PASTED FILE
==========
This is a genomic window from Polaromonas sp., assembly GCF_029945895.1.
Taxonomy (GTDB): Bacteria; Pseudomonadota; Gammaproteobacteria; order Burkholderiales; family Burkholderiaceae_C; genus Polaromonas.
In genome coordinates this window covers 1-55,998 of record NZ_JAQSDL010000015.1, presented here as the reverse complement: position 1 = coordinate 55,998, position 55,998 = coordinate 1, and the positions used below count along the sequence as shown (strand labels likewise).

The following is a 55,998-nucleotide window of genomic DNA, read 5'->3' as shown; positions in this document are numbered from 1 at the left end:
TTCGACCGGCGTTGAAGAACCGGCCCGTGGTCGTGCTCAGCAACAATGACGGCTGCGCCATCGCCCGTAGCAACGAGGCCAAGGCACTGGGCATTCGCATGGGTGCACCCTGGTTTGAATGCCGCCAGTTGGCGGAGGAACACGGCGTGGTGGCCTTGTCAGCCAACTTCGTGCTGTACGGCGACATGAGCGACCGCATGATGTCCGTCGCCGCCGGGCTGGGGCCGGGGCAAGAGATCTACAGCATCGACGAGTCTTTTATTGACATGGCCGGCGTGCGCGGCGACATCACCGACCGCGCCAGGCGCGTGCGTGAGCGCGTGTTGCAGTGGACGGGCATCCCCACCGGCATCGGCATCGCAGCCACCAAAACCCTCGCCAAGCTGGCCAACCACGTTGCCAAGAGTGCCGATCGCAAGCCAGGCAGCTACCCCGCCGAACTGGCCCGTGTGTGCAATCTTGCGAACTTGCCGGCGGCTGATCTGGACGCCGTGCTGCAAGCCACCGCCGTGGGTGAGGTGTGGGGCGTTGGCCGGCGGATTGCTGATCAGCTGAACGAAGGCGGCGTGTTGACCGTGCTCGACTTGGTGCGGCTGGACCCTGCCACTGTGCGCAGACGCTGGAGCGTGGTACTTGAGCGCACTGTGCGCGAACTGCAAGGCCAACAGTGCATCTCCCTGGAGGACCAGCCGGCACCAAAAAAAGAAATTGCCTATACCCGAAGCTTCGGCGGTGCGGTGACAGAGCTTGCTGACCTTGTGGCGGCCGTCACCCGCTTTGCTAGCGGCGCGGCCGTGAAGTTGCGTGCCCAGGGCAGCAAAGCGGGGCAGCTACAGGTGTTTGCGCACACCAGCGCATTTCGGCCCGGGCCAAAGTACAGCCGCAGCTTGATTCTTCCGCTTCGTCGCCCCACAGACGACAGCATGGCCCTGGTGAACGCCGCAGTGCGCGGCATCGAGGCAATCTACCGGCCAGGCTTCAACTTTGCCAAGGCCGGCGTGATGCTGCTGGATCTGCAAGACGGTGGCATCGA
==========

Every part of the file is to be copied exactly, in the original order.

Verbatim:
This is a genomic window from Polaromonas sp., assembly GCF_029945895.1.
Taxonomy (GTDB): Bacteria; Pseudomonadota; Gammaproteobacteria; order Burkholderiales; family Burkholderiaceae_C; genus Polaromonas.
In genome coordinates this window covers 1-55,998 of record NZ_JAQSDL010000015.1, presented here as the reverse complement: position 1 = coordinate 55,998, position 55,998 = coordinate 1, and the positions used below count along the sequence as shown (strand labels likewise).

The following is a 55,998-nucleotide window of genomic DNA, read 5'->3' as shown; positions in this document are numbered from 1 at the left end:
TTCGACCGGCGTTGAAGAACCGGCCCGTGGTCGTGCTCAGCAACAATGACGGCTGCGCCATCGCCCGTAGCAACGAGGCCAAGGCACTGGGCATTCGCATGGGTGCACCCTGGTTTGAATGCCGCCAGTTGGCGGAGGAACACGGCGTGGTGGCCTTGTCAGCCAACTTCGTGCTGTACGGCGACATGAGCGACCGCATGATGTCCGTCGCCGCCGGGCTGGGGCCGGGGCAAGAGATCTACAGCATCGACGAGTCTTTTATTGACATGGCCGGCGTGCGCGGCGACATCACCGACCGCGCCAGGCGCGTGCGTGAGCGCGTGTTGCAGTGGACGGGCATCCCCACCGGCATCGGCATCGCAGCCACCAAAACCCTCGCCAAGCTGGCCAACCACGTTGCCAAGAGTGCCGATCGCAAGCCAGGCAGCTACCCCGCCGAACTGGCCCGTGTGTGCAATCTTGCGAACTTGCCGGCGGCTGATCTGGACGCCGTGCTGCAAGCCACCGCCGTGGGTGAGGTGTGGGGCGTTGGCCGGCGGATTGCTGATCAGCTGAACGAAGGCGGCGTGTTGACCGTGCTCGACTTGGTGCGGCTGGACCCTGCCACTGTGCGCAGACGCTGGAGCGTGGTACTTGAGCGCACTGTGCGCGAACTGCAAGGCCAACAGTGCATCTCCCTGGAGGACCAGCCGGCACCAAAAAAAGAAATTGCCTATACCCGAAGCTTCGGCGGTGCGGTGACAGAGCTTGCTGACCTTGTGGCGGCCGTCACCCGCTTTGCTAGCGGCGCGGCCGTGAAGTTGCGTGCCCAGGGCAGCAAAGCGGGGCAGCTACAGGTGTTTGCGCACACCAGCGCATTTCGGCCCGGGCCAAAGTACAGCCGCAGCTTGATTCTTCCGCTTCGTCGCCCCACAGACGACAGCATGGCCCTGGTGAACGCCGCAGTGCGCGGCATCGAGGCAATCTACCGGCCAGGCTTCAACTTTGCCAAGGCCGGCGTGATGCTGCTGGATCTGCAAGACGGTGGCATCGA